ICEYE Interferometric Analysis: Monitoring Potential Volcanic Eruption in Iceland
Our Interferometric Synthetic Aperture Radar (InSAR) is assisting the Icelandic Met Office with identifying the area of a potential volcanic eruption.
Since late October, the Reykjanes Peninsula has experienced tens of thousands of earthquakes, a common precursor to volcanic activity. On October 25th, 2023, over 700 earthquakes were reported in the area, echoing a similar seismic event in July 2023 that led to a volcanic eruption.
ICEYE began monitoring these activities by tasking coherent pairs with a short time interval. This approach allows for the detection of subtle ground deformations using Interferometric Synthetic Aperture Radar (InSAR). As of November 17th, the collection of coherent imagery of this region is still ongoing.
How InSAR helps locate volcanic activity
The results of our InSAR analysis and interferometric pairs have been sourced to the Icelandic Met Office. Their expert team used the data to measure and map the ground deformation in the peninsula. Such deformation maps – created frequently from coherent pairs with a short time interval – help to identify the driving mechanism for ongoing seismicity and, combined with other data such as GNSS displacements, can help to model the potential magma motion.
A deformation map generated from ICEYE's interferometric pair by the Icelandic Met Office. Source: Michael Wollersheim, Director of Analytics at ICEYE, on LinkedIn.
In the current situation, the speed of data processing is key. Authorities need access to updated deformation maps before the dyke formation and actual eruption to be able to warn the residents and plan the evacuation process.
“It seems that insights from seismic sensors and GPS only give clues and indications of what may occur. But to really see the whole picture, our InSAR data plays a key role,” said Valentyn Tolpekin, Senior Remote Sensing Engineer at ICEYE. “Fortunately, our rapid data can be relied upon for a fast-developing event like this, where things can change constantly.”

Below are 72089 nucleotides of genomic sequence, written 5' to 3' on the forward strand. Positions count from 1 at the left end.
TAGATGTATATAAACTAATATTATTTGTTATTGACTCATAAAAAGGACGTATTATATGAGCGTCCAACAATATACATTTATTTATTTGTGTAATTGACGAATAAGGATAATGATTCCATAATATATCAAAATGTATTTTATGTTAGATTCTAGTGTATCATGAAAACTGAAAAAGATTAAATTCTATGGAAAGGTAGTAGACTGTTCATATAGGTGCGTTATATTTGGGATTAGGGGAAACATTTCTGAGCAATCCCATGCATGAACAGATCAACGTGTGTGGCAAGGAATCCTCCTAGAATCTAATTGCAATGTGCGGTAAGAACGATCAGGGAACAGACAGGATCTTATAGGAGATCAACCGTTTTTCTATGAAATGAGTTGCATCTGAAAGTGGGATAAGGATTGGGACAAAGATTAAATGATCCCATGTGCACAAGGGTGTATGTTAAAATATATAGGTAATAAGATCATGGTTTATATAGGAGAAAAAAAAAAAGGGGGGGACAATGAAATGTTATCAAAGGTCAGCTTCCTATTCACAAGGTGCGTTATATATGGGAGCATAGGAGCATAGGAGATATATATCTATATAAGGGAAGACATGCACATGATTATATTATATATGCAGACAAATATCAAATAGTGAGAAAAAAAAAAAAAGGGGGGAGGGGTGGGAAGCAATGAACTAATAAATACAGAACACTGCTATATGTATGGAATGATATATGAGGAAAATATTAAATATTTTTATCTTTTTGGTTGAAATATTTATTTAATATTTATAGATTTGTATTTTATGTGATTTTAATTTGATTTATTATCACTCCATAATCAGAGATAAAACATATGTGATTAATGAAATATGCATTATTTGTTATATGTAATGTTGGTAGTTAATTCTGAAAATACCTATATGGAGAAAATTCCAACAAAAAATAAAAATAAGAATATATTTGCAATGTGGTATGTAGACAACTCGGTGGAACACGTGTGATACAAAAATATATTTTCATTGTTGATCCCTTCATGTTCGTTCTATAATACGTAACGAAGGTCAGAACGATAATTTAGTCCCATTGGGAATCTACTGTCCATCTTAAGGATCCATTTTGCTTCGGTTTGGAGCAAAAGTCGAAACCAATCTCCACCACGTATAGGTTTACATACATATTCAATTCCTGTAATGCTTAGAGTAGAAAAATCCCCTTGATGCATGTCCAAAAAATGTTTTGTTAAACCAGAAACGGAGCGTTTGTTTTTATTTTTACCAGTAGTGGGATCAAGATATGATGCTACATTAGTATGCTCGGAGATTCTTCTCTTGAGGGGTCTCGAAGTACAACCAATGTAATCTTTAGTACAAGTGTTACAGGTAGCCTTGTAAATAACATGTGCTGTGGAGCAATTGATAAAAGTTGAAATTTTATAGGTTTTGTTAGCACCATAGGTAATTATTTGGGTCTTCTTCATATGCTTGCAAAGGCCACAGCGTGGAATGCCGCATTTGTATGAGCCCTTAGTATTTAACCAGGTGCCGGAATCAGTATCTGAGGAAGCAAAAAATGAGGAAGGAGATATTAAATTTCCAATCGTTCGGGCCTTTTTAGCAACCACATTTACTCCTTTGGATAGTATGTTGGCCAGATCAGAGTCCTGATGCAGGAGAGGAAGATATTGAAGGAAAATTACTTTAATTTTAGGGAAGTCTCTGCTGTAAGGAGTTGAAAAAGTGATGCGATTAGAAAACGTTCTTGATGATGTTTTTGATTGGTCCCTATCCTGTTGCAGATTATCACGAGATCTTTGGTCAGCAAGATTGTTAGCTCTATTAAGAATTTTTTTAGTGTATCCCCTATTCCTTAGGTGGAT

What does ICEYE InSAR analysis show in the Reykjanes Peninsula?
Our analysis reveals the progression of ground deformation patterns over the last few weeks. The sequence includes a swarm of earthquakes, a period of uplift, a series of stronger earthquakes, and a distinct deformation pattern, accompanied by the first signs of magma intrusion on November 10th. This shows that the magma moved to a shallower depth within the Earth's crust, significantly raising the likelihood of an eruption.
This interferogram, generated from SAR Interferometry of coherent pairs of images, reveals the pattern, location, and measurements of ground displacement between November 10th and 11th. Applying phase unwrapping to this interferogram, we can observe that the ground has subsided up to 39 cm and uplifted by up to 12 cm (excluding the decorrelated area), in the satellite line of sight direction.
Figure 1. An interferogram, generated using two coherent SAR images from ICEYE.
One of the latest interferograms from November 14th points to a smaller deformation magnitude and a more localized area near Grindavík. This indicates that the impact will likely be confined to this smaller area.
Figure 2. An interferogram, generated using two coherent SAR images from ICEYE.
What happens next?
On November 12th, the Icelandic government declared a state of emergency and ordered the evacuation of Grindavík. Nevertheless, the movement of magma under the surface is hard to predict, so it is essential to continue monitoring the deformation in this area for the coming days.
As the situation develops, ICEYE is committed to supporting governments, local authorities, and communities with SAR data. Our InSAR capability is currently in R&D as we explore new ways to provide timely and accurate Earth observation insights. For more frequent updates on the seismic activities in the Reykjanes Peninsula, check the Icelandic Met Office website.